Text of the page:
Where is the exit for KAIST?
Last Friday, all classes at Korea Advanced Institute of Science and Technology (KAIST) were cancelled to condole for a student who killed himself, and to also condole itself on this tragedy.
The week before last, a KAIST senior jumped from the 15th floor of a school building. Once again, the incident brought the serious question back to us: Why are there so many suicides at KAIST these days? Is it because of KAIST, or because of its students? As a foreign student at KAIST, I have some words to say on both sides.
First, KAIST’s current policies have problems on admission, teaching and scoring. The current admission policy isn’t systematic enough to filter out students who are not qualified to study at KAIST. It just focuses on students who have talents in one specific area or subject. It doesn’t mind whether those students can study other subjects, which are also mandatory to graduate.
If KAIST wants to give chances to these talented individuals, it must change the teaching policy. They need to have some pre-college semesters. In these semesters, students will prepare for subjects they are not good at. This will take more time to graduate, but will ease the pressure. Less pressure will lead to higher study and life quality. And of course, graduating somewhat late is far better than to live and study under great stress, let alone commit suicide.
KAIST’s relative scoring system is not good, either. A relative scoring system can be understood that a student’s grades depend not only on how good they are, but also on how good their classmates are. A class has to have some students graded A, some B, and some C. If you choose a class that has many superior students in that subject, no matter how hard you try, you will receive a low score. It is like a monkey would score high in a climbing class, but low in swimming.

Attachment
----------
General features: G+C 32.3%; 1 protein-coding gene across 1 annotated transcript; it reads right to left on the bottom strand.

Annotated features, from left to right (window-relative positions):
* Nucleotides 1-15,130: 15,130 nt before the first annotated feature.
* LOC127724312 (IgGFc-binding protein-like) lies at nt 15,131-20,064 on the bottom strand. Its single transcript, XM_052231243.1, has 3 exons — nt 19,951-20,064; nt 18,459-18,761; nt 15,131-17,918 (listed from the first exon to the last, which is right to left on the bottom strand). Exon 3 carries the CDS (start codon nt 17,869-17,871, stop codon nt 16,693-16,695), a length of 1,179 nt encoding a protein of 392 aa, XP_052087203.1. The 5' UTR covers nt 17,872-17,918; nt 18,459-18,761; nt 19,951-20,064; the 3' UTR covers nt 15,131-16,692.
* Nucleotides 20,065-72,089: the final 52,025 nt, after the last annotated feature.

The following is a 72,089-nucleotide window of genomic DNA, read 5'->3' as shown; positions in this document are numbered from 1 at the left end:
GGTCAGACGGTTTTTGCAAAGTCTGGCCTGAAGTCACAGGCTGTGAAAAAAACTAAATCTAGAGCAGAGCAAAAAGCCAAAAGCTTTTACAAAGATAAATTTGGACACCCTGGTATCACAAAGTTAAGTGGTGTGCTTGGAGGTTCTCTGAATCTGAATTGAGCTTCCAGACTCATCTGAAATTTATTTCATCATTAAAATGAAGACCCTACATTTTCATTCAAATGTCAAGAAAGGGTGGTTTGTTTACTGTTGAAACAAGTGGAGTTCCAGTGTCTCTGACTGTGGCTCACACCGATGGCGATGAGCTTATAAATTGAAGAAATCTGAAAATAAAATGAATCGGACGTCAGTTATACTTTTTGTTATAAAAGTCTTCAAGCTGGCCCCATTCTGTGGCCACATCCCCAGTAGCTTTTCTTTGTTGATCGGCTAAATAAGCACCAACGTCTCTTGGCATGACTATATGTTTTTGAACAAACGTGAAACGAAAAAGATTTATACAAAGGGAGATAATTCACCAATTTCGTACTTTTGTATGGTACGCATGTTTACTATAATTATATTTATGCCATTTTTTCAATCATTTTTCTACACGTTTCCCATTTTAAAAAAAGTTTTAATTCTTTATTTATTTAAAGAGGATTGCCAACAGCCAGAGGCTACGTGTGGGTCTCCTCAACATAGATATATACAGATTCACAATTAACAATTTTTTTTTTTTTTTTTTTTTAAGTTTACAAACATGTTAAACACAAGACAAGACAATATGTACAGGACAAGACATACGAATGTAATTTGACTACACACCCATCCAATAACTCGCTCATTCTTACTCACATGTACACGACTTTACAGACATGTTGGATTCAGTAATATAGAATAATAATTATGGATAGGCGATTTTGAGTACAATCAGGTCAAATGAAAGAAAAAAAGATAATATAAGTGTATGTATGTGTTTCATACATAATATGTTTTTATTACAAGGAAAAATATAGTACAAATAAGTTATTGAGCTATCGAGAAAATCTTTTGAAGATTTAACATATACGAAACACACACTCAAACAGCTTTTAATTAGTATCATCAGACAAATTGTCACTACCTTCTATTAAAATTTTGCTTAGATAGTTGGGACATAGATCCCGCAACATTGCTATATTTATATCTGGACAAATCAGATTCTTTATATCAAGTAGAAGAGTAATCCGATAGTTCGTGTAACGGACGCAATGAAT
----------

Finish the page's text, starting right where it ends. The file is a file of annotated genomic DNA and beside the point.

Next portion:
The other point I want to make is about the students. My fellow students, please don’t think that I am teaching you how to live your life, as this is just sharing my thoughts with you. In life, there are many stages; “A flow will have an ebb.” There are glory times as well as dark times for all of us.
If you don’t believe that there are dark times, just look at the tragedies of your peers. When you have problems, there are also others in and outside your school who also have problems. There are many other ways rather than going to the other world.
If you can’t stand it, just take a break, go somewhere else, talk to others. You are not Superman, so you cannot achieve all you want even if you do your best. Nor should you imitate others by jumping out of the window. If the things I say are useless and you still decide to kill yourself anyway, why don’t you try the things you were going to do but haven’t had time, or haven’t dared to do yet before the final act?
Those things can be to talk to a girl you like and tell her how you feel, travel, play an instrument, write books to share your knowledge with future generations, cook, draw, play with animals, or disappear for a period of time and wait to see what will happens to your friends and family. You will die anyway, so there are no reasons for hurrying.
In conclusion, I just want to say that both KAIST and its students must look at themselves and take serious actions to solve the problem rather than blaming each other. Life is too short to be wasted on blaming one another.
The writer is a KAIST student. His email address is firstname.lastname@example.org.